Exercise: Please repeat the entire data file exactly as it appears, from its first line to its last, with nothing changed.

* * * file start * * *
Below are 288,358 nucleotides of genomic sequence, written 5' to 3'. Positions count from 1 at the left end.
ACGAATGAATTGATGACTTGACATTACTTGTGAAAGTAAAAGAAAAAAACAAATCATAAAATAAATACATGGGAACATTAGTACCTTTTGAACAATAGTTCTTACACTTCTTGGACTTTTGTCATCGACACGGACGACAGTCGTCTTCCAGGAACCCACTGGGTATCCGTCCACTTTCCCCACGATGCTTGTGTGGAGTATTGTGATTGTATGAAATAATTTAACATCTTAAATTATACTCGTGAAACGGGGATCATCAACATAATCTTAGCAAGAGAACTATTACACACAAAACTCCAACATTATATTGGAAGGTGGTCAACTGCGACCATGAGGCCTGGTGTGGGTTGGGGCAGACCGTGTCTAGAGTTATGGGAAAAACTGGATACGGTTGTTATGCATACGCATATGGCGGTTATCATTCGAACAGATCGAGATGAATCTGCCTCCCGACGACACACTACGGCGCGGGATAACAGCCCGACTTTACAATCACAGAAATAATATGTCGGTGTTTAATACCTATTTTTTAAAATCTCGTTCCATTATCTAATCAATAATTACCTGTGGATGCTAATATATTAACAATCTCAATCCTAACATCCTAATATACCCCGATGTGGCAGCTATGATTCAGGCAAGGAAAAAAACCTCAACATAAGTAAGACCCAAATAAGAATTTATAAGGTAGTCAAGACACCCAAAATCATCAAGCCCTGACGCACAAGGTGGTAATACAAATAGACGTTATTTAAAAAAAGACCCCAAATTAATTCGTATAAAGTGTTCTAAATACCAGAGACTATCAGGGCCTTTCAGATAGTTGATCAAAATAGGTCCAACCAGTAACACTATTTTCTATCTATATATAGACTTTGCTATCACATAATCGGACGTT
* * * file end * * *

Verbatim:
Below are 288,358 nucleotides of genomic sequence, written 5' to 3'. Positions count from 1 at the left end.
ACGAATGAATTGATGACTTGACATTACTTGTGAAAGTAAAAGAAAAAAACAAATCATAAAATAAATACATGGGAACATTAGTACCTTTTGAACAATAGTTCTTACACTTCTTGGACTTTTGTCATCGACACGGACGACAGTCGTCTTCCAGGAACCCACTGGGTATCCGTCCACTTTCCCCACGATGCTTGTGTGGAGTATTGTGATTGTATGAAATAATTTAACATCTTAAATTATACTCGTGAAACGGGGATCATCAACATAATCTTAGCAAGAGAACTATTACACACAAAACTCCAACATTATATTGGAAGGTGGTCAACTGCGACCATGAGGCCTGGTGTGGGTTGGGGCAGACCGTGTCTAGAGTTATGGGAAAAACTGGATACGGTTGTTATGCATACGCATATGGCGGTTATCATTCGAACAGATCGAGATGAATCTGCCTCCCGACGACACACTACGGCGCGGGATAACAGCCCGACTTTACAATCACAGAAATAATATGTCGGTGTTTAATACCTATTTTTTAAAATCTCGTTCCATTATCTAATCAATAATTACCTGTGGATGCTAATATATTAACAATCTCAATCCTAACATCCTAATATACCCCGATGTGGCAGCTATGATTCAGGCAAGGAAAAAAACCTCAACATAAGTAAGACCCAAATAAGAATTTATAAGGTAGTCAAGACACCCAAAATCATCAAGCCCTGACGCACAAGGTGGTAATACAAATAGACGTTATTTAAAAAAAGACCCCAAATTAATTCGTATAAAGTGTTCTAAATACCAGAGACTATCAGGGCCTTTCAGATAGTTGATCAAAATAGGTCCAACCAGTAACACTATTTTCTATCTATATATAGACTTTGCTATCACATAATCGGACGTT